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Lessons from the U.S. Navy’s “Silent Service”: Sometimes Low Tech Is the Answer

 

By Richard L. Sawyer, Strategist, HP Critical Facilities Services

 

valve.jpgOccasionally there are unexpected benefits to business travel that both enlighten and delight.  On a recent trip to APJ, a route scheduling issue arose that required an overnight stop in Hawaii – Honolulu, to be exact.  Never having been to our 50th state, and being a bit of a techie military hardware buff, I had the opportunity to taxi over to Pearl Harbor, not far from the airport.  This was a once-in-a-lifetime experience, not to be missed. So much history, so much hardware!

 

One highlight was an unescorted walking tour of the battleship U.S.S. Missouri, famed in battle and movies, and the location where the surrender of Japan was signed in 1945.  Remarkably preserved, it was a museum to different solutions to fairly complex technical issues.  “How do you determine the range of a target so you can aim your guns?” is a common military problem across the ages. Today, it’s a no brainer.  Radar, laser ranging and microprocessors give you a readout in less than a second, accurate to inches.  In the 1940’s, not so much!  The solution was primarily mechanical, using two observation posts, a parallax optical system and a mechanical computing device with written data tables.  Think slide rules before the common calculator was commercially available in the 1970’s.  But the solution worked, you could use it in the heat of battle – and there was no need for power for a computer!

 

But the most interesting, and enlightening, experience awaited at the U.S.S. Bowfin, moored next to the visitor center.  U.S.S. Bowfin is a WWII fleet-type submarine in full battle dress and remarkably preserved (and restored where necessary) for both memorializing those lost in the “Silent Service” and for studying the technology of the era.  Having been raised close to New London, CT, the home base for many subs, and having had site tours as a Cub Scout, this piqued my interest.

 

Climbing down the forward hatch into the torpedo room, I was immediately struck with what a strong case study this isdial.jpg for successfully operating data center facilities today.  This was the enlightenment moment.  All the information that you needed to know to operate the critical systems was immediately present, and in a format that left little to doubt. If a valve wheel handle had to be turned, the “open” and “closed” directions were cast into the metal with large arrows indicating the correct direction for both. Position indicators, showing if the periscope was “up” or “down”, were visible and readable, even with a flashlight in the dark.  Depth indicators were in at least 3 places, one being next to the Captain’s bunk so it was the last thing he saw before going to sleep and the first thing he saw when he woke up.  Kind of important data to know when your job is to be underwater!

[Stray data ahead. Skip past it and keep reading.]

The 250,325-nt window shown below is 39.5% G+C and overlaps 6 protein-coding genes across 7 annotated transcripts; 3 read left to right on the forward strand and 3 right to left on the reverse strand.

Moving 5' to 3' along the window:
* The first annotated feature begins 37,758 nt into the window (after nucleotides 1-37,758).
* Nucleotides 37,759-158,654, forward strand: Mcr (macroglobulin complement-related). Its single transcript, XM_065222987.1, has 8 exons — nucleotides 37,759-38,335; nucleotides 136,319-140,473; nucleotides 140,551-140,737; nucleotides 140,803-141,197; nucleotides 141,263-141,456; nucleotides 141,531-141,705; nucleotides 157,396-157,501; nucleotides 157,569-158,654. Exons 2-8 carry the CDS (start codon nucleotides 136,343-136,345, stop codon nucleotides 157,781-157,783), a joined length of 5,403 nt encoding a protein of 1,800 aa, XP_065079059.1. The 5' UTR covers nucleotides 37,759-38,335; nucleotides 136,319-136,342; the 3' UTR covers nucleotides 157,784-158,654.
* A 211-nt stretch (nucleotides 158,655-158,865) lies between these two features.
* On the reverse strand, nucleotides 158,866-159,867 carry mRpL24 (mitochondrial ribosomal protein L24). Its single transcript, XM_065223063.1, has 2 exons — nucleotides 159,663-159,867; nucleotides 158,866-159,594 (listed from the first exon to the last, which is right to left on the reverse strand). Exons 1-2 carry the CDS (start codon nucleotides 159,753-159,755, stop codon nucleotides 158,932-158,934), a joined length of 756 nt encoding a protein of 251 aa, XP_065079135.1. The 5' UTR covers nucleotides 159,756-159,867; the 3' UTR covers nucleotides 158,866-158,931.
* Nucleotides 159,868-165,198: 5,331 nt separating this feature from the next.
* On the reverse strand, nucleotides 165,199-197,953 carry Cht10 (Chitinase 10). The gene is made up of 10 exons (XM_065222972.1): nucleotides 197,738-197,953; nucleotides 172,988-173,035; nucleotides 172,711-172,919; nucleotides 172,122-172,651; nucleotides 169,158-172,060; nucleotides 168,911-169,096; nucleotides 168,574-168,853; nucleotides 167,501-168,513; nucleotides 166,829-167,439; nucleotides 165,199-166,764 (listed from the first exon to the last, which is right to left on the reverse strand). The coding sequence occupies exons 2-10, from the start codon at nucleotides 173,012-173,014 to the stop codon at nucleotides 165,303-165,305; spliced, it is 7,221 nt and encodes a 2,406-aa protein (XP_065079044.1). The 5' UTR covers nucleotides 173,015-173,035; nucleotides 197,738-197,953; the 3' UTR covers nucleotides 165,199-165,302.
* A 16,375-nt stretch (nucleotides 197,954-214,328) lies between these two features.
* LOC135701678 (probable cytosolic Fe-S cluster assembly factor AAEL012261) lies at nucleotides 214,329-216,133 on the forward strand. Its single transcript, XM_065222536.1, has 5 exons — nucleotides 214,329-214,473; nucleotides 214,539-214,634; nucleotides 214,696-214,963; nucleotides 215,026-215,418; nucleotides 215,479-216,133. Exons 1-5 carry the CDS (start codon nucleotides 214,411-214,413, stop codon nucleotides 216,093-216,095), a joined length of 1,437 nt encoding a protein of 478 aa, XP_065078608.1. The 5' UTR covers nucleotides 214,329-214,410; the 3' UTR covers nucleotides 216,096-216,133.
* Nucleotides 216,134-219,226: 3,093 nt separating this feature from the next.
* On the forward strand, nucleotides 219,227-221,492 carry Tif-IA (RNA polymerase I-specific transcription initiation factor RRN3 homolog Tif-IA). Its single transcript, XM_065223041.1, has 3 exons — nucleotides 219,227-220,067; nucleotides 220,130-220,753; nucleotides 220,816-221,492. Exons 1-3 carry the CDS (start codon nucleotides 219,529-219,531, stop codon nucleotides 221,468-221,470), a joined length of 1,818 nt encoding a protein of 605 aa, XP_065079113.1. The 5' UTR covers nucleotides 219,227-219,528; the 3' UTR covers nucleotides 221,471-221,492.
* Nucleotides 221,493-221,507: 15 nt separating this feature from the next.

Procedures.jpgAnd procedures!  Every critical operational step had a flip chart at the duty station which was read by one sailor (probably the petty officer) and executed by another. Every functional compartment had a table of flip charts for operation from that location.  Nothing was left to doubt!

 

Why?  If you stop and think about it, they were taking 17-20 year old farm boys from places like Iowa who had never been to sea, putting them through rapid training courses and sending them on missions where their goal was to sink the Japanese or German Navy without sinking themselves, which was a real possibility (from the data there, 4 submarines of 52 lost in the Japanese theater were lost to “operator error”, if I recall correctly). The solution?  Make the operational information clear, concise, and available at the point of need, when it is needed.

 

It worked!  During WWII, the submarine fleet was just 2% of the US Navy, but it accounted for 55% of all Japanese ships sunk, and destroyed 33% of the Japanese Navy.

 

So what is the lesson for today’s data center operations?  We expect very high levels of operational reliability from people in our data centers who didn’t go to college to be data center operators (is there such a program?)  We have facilities which have much higher complexity than a WWII submarine, and the consequences of failure are high (think of a 911 data center failure).  We, as an industry, do a good job of collecting and preserving our operational documentation, for the most part, but it is typically in electronic form, menu driven.   What happens when the electronic access goes away or is unintentionally misused?  The solution, as we learn from the U.S.S. Bowfin, can be “low tech”.

 

Taking steps to make critical operational information accessible, visual and clearly understood at the point of use, through hard copy and labeling, can go a long way in helping our operations staffs do what they need to do.  In an emergency or recovery situation, there is no substitute for good information, in the simplest format possible.

Low tech is sometimes the best option. As a consultant with HP Critical Facilities Services striving to optimize data center environments, I have to bring to the table all options, and be aware of any bias toward using the latest and greatest technologies to solve very real problems.  But sometimes an arrow pointing to the right button to push is invaluable information!

 

To learn more about me and how I can enhance your data center operations, check out my HP Technology Expert profile.

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